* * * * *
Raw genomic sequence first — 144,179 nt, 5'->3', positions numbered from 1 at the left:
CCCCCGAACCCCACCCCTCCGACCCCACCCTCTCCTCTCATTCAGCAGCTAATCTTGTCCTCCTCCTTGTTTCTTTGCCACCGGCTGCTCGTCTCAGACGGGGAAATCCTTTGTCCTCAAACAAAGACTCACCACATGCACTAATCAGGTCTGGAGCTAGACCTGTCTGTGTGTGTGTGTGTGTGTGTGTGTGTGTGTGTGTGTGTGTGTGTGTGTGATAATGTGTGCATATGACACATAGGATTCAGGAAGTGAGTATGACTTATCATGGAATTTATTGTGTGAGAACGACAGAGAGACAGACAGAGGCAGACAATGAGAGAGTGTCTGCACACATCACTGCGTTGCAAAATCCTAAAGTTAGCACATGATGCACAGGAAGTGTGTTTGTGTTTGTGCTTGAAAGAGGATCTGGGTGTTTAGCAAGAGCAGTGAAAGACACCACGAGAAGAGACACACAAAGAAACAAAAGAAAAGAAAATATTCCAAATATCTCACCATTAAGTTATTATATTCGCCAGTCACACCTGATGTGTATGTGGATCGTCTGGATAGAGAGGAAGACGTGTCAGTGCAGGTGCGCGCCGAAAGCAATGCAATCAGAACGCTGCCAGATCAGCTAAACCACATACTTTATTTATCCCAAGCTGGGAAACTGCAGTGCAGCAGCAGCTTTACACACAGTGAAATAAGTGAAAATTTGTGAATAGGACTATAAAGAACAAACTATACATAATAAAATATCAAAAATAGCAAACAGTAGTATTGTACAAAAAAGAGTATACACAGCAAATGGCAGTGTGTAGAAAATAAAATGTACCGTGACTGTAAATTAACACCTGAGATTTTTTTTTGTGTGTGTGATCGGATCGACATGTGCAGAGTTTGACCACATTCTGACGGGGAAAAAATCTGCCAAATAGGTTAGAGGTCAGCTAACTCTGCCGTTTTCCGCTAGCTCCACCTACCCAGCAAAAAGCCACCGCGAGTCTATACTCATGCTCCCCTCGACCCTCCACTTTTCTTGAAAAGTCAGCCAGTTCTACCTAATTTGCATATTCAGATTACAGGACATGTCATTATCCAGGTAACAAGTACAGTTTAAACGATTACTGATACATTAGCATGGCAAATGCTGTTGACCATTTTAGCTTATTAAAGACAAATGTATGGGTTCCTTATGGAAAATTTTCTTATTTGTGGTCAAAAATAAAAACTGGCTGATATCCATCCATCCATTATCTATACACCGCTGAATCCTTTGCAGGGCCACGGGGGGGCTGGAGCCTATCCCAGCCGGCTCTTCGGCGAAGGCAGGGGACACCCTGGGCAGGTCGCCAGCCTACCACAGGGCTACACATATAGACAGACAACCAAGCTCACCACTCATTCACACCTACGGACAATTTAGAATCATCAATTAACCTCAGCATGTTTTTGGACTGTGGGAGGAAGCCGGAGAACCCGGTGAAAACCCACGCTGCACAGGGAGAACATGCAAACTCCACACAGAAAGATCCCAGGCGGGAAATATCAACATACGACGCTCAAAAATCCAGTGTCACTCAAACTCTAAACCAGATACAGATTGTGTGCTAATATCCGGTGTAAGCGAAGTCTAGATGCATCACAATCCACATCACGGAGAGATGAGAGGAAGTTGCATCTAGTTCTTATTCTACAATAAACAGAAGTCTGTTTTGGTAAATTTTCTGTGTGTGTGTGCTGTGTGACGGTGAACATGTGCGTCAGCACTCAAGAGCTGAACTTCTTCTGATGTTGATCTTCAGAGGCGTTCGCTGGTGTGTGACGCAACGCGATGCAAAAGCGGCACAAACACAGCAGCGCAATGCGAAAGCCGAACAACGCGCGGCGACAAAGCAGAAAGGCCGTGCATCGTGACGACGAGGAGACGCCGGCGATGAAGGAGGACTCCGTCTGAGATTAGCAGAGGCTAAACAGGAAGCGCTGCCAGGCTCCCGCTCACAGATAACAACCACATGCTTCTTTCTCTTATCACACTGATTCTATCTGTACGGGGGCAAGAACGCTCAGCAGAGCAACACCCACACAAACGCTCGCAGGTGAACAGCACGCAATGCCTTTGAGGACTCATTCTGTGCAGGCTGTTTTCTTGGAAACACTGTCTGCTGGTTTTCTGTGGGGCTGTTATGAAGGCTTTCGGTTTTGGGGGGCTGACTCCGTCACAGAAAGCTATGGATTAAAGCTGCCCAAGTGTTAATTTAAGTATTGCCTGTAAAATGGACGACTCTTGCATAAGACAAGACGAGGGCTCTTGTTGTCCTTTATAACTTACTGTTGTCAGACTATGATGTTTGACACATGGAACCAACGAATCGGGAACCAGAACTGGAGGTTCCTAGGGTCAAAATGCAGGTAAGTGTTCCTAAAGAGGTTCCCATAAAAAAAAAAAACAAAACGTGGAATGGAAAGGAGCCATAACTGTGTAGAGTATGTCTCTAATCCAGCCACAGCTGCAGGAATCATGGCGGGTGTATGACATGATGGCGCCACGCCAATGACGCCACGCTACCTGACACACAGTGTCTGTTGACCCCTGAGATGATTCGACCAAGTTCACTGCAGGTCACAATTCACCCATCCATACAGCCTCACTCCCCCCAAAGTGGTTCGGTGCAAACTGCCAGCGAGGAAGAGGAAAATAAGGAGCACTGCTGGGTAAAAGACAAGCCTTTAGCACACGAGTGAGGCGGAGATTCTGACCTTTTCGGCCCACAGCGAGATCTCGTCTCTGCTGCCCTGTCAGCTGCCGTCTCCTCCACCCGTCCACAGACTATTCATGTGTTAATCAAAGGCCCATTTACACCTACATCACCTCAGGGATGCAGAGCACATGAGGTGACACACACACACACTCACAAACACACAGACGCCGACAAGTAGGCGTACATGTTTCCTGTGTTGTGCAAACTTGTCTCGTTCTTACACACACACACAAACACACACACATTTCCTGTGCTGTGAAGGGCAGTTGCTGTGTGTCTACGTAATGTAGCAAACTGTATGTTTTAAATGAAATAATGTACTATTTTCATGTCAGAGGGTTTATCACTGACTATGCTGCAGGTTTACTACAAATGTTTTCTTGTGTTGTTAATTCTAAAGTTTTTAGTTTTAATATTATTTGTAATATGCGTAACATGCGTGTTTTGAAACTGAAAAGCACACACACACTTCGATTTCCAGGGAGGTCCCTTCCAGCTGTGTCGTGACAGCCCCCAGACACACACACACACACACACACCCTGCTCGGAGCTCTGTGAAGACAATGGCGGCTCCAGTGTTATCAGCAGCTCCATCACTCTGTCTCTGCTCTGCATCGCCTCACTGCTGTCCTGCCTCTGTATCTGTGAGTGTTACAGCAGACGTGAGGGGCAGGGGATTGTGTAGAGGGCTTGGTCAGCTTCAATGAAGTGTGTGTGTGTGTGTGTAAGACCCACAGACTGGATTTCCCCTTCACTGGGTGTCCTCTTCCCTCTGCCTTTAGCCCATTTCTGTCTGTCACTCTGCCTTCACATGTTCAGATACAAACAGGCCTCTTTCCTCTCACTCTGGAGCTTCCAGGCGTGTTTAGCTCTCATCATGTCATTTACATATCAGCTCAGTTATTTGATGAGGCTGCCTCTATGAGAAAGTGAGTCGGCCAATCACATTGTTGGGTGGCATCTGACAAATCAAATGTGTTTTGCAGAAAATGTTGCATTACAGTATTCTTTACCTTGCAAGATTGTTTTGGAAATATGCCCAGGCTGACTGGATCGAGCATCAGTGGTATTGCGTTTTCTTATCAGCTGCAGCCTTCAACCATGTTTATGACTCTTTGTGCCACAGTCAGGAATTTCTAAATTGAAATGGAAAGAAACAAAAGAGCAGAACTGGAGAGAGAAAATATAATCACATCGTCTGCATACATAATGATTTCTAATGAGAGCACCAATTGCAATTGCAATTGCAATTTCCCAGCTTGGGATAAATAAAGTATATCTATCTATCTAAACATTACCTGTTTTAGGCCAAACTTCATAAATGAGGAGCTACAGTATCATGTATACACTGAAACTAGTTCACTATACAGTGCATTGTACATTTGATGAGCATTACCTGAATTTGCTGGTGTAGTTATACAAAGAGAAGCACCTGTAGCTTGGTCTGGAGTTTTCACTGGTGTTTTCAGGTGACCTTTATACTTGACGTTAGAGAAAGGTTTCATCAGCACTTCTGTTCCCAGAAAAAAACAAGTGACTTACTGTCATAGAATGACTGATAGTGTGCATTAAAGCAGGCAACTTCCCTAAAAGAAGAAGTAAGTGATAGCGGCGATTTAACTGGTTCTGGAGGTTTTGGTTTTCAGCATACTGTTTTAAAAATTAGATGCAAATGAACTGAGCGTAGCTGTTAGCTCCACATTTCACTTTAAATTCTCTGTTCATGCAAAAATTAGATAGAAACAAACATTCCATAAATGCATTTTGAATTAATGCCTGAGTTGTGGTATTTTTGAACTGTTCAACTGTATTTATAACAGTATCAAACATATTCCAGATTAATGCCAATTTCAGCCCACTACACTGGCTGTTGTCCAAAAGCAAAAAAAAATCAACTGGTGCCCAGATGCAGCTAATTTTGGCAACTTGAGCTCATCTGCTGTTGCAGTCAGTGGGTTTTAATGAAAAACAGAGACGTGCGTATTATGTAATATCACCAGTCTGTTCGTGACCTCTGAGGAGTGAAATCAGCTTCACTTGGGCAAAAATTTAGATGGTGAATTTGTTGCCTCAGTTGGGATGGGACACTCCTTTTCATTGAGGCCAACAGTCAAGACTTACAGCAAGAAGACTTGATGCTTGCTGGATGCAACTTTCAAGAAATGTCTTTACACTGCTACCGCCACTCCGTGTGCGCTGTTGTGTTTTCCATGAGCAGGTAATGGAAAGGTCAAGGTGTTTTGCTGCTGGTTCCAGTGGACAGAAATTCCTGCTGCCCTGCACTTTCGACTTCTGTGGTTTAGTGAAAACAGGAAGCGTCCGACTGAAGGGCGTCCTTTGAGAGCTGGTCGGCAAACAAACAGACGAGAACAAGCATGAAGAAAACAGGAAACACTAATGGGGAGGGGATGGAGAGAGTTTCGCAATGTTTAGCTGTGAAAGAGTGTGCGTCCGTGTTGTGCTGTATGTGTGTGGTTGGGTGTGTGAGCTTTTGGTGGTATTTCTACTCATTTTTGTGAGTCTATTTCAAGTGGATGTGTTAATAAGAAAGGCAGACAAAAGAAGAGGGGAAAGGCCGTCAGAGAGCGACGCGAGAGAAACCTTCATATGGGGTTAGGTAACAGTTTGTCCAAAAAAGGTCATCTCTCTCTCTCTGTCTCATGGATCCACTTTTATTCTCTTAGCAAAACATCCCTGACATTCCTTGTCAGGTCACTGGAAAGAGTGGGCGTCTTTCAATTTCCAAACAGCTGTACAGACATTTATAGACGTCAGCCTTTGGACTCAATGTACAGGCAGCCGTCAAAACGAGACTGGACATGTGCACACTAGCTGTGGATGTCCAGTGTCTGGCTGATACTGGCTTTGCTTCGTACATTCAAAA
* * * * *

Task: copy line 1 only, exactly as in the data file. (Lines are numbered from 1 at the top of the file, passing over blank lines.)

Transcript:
Raw genomic sequence first — 144,179 nt, 5'->3', positions numbered from 1 at the left: